Micro-Private equity is a new asset class that takes advantage of a systemic dislocation in the venture capital market. The excessive concentration of returns across a small subset of a typical venture portfolio creates this opportunity. Micro-Private equity investments are typically up to $20 million in size with majority ownership positions.
In 2016, venture capitalists invested $69.1 billion into 7,751 companies. Historical data demonstrates that on average 8% of spent venture capital dollars generate 92% of the returns in the asset class. Following this trend, we would expect that only $5.6B of invested capital will drive a vast majority of the returns.
What these statistics are describing is the Venture Capital Power Law. Venture capital is a “Home-run” return model. Across the entire venture market, only a handful of companies drive all the value.
Babe Ruth Effect
Most people recognize Babe Ruth as of the greatest home-run hitters and baseball players of all time. But fewer know that he was also known as the King of Strikeouts. Known for his “all-or-nothing” batting style, Ruth also held one the largest strikeout records in baseball. To “swing” for the fences with every pitch, Ruth overlooked opportunities for doubles and triples.
Every investor in Silicon Valley is an aspiring Babe Ruth wearing a Patagonia vest and blue jeans. Successful venture capitalists appropriately swing hard and focus all their attention on the one or two companies in their portfolio that are likely to outperform. The remaining suffer from neglect or worse, the desire of venture investors to over-invest.
The venture capital is a minority ownership model requiring significant exits to have return impact. Example: assume a $200 million early-stage venture firm owns 15% of a startup by investing $5 million. If the company sells for $200 million, this would be considered a failed outcome from the VC perspective. The return of $25 million only represents a 12.5% impact on the fund. Successful VC firms need billion dollar outcomes to have a chance of returning capital.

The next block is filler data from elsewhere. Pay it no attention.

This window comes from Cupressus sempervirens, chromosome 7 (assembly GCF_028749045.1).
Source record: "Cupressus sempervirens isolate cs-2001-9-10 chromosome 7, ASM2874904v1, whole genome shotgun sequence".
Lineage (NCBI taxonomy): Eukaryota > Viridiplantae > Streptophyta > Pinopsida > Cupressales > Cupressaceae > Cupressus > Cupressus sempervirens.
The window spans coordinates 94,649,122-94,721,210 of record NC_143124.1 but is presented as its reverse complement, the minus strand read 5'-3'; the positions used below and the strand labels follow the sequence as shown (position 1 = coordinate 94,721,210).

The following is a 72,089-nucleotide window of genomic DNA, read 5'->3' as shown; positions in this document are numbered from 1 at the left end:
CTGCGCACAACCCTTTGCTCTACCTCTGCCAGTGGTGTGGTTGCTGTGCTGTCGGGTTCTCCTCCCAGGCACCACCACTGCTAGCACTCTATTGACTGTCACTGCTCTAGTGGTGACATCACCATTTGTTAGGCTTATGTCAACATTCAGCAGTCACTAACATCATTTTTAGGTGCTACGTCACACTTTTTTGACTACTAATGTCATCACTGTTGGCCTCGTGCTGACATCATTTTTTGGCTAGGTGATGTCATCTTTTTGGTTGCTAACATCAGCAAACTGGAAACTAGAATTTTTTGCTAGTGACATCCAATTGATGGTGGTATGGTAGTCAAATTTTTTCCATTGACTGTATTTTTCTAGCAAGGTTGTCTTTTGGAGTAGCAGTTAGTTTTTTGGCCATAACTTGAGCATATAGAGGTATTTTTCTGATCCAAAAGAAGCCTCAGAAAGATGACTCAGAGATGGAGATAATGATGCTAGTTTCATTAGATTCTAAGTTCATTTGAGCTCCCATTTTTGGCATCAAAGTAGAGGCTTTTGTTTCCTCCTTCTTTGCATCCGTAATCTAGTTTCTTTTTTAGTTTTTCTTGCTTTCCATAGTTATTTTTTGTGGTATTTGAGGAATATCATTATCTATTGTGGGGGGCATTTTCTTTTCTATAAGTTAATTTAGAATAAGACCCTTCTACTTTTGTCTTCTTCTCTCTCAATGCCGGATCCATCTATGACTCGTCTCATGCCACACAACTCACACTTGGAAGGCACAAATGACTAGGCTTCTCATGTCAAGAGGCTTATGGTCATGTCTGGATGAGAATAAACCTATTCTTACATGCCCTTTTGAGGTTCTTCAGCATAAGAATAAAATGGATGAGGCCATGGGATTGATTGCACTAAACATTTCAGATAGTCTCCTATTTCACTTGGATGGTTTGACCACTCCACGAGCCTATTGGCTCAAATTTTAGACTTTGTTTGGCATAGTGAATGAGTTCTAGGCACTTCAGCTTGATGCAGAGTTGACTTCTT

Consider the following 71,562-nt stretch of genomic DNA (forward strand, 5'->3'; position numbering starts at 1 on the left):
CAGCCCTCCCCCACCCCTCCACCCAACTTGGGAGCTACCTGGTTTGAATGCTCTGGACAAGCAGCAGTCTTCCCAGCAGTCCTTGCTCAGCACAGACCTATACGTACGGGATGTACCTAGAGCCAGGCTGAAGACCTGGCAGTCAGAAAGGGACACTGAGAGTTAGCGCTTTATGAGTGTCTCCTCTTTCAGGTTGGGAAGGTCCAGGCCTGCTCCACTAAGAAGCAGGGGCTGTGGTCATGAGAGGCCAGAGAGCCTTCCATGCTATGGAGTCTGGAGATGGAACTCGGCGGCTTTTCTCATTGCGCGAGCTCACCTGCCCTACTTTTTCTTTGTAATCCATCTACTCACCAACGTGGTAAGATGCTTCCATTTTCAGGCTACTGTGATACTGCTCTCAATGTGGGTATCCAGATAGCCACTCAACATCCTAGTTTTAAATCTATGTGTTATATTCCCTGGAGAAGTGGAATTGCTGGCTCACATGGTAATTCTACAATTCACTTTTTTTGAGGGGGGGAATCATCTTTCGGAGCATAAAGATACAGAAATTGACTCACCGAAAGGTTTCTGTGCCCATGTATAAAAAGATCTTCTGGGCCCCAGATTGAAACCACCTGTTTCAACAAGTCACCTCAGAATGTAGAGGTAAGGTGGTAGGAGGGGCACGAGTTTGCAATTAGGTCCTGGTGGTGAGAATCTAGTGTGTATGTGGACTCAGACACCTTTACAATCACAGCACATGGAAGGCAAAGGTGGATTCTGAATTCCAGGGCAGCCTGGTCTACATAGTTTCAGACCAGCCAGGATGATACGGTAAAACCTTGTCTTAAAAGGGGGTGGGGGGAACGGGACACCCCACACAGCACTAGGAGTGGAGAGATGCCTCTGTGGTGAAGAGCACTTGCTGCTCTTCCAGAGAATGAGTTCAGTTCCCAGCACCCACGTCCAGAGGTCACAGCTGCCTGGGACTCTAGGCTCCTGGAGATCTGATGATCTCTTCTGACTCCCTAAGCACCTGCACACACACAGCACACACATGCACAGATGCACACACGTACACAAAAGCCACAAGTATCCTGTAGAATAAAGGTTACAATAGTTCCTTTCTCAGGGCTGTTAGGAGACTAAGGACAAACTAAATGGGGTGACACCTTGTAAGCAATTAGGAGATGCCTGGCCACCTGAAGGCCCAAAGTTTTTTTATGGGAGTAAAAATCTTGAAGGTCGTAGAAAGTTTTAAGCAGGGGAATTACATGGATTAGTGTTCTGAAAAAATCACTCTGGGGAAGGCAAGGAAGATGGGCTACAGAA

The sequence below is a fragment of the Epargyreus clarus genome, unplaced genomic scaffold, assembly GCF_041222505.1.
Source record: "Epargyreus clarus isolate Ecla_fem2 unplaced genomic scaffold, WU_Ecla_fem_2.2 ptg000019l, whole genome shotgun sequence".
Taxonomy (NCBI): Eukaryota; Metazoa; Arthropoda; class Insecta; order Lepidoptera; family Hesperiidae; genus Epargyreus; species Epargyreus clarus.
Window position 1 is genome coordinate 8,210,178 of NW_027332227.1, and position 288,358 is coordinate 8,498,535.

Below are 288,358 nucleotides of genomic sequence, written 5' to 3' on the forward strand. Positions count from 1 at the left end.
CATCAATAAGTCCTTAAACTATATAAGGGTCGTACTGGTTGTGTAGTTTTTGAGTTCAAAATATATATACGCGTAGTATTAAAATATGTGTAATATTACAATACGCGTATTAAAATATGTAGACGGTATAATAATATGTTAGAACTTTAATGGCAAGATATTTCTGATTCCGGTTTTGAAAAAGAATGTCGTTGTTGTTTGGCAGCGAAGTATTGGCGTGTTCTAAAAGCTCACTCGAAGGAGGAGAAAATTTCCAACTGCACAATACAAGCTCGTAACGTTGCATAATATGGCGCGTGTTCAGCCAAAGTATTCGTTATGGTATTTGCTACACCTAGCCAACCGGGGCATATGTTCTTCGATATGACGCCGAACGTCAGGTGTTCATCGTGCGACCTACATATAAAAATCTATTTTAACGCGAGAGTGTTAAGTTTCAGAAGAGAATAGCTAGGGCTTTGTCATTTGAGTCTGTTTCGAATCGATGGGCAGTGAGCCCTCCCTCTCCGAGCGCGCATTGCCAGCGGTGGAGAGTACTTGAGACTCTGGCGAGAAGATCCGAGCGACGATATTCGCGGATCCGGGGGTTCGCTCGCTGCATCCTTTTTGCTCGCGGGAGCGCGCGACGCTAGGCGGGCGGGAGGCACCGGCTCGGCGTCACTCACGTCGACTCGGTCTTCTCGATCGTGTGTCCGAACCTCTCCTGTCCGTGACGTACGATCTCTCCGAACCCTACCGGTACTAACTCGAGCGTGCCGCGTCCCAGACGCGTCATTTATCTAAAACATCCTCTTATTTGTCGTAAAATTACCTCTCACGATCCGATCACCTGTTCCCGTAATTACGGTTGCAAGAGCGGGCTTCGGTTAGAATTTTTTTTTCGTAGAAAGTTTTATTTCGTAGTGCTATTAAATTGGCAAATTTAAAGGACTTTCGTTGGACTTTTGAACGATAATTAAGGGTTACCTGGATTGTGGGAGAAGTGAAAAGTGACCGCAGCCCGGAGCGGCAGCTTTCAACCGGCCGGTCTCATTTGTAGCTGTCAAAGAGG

So where did $64 billion go?
If only $5.6B of the $70 Billion invested in 2016 drives all the value, then what happens to the rest? These dollars went into trying to prematurely turbo charge startups, scaling them beyond readiness. Swinging hard means pushing investments beyond their capabilities to achieve hyper-growth.
Over-investing can significantly impair a healthy startup. As soon as a promising startup turns to venture capital, they inherit the “go-big or go-home” business model of their investor. Too much money raises the stakes and the pressure on growth.
Common Sins of the “Babe-Ruth Effect” include:
- Prioritizing rapid growth over cash flow
- Funding unsustainable burn-rates
- Financing rounds to get to the next financing
- Prematurely using venture debt
- Over-investing in technology + sales staff
- Inability to raise follow-on capital at higher valuations
- Dysfunctional boardrooms where founders and investors are not aligned
The collateral damage can be staggering. Thousands of founders and entrepreneurs look back only to realize they wasted a good portion of their lives building companies on the VC’s business model, not theirs.
Dislocation in Market
Wheelhouse sees an opportunity in the market where companies are left neglected by their investors’ business model. These companies have differentiated technology, significant revenues, and products that customers love. With proper management, these companies can quickly return to cash-flow profitability and rational capitalization tables.
Within the $64 billion invested annually are hundreds of great product companies waiting to be run and exited profitability.
Most of these organizations are perceived as too early for traditional Private Equity and not eligible for home-run financing by venture investors. With a sturdy base of customers and revenue, these companies can reach steady cash flow, but the fundamentals are masked under significant employee headcount, high expense rates, and challenged capitalization tables.
Wheelhouse is leading a new Private Equity model by gaining majority interest, deploying expert management teams, best-in-class business operations, and advanced digital sales and marketing processes to this underserved market. We believe EBITDA growth is the key to unlocking value. While this is a foreign concept to the Babe Ruth investors, profitable growth is what is needed for these companies to blossom.
2017 Yearbook by the National Venture Capital Association.
Silicon Valley Venture Survey by Fenwick & West LLP